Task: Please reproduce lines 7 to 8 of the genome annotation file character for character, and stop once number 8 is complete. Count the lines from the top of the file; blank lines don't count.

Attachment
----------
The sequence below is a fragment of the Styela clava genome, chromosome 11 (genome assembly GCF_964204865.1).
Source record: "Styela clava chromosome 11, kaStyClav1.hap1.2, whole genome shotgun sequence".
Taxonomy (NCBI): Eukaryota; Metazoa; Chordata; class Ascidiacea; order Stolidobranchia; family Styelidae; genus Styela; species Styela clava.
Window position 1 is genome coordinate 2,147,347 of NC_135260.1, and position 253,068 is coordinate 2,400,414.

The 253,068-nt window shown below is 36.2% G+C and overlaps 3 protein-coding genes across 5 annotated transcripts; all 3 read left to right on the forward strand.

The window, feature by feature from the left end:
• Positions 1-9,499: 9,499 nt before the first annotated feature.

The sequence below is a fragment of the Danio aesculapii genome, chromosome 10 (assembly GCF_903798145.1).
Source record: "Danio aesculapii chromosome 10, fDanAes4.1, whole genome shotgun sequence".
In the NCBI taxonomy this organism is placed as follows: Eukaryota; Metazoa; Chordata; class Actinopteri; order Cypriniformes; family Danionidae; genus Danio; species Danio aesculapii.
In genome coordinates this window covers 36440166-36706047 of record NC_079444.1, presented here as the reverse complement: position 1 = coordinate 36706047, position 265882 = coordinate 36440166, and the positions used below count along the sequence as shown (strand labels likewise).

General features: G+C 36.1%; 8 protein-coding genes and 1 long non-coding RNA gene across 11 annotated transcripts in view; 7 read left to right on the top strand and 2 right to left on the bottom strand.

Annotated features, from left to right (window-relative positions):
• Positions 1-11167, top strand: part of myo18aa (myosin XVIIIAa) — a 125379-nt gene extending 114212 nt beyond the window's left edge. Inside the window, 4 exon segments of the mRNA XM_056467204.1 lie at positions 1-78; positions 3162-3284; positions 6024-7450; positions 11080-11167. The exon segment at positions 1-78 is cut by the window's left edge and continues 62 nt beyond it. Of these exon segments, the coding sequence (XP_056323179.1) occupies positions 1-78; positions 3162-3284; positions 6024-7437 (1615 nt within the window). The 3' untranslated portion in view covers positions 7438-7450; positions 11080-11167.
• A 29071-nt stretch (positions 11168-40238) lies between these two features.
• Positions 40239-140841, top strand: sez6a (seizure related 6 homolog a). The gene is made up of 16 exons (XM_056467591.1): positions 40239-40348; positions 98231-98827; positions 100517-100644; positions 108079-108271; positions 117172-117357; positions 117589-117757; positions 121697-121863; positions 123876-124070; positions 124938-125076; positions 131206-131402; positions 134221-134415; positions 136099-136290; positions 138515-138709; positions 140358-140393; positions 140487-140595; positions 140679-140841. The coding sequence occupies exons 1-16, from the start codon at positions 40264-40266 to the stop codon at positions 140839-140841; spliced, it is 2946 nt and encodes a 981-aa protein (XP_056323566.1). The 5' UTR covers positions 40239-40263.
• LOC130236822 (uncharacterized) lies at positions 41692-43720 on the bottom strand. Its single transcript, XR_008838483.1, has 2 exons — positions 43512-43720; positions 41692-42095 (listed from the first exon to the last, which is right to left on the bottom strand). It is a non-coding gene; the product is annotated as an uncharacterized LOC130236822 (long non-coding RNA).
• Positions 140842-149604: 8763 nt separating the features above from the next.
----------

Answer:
• Positions 1-9,499: 9,499 nt before the first annotated feature.

The sequence below is a fragment of the Danio aesculapii genome, chromosome 10 (assembly GCF_903798145.1).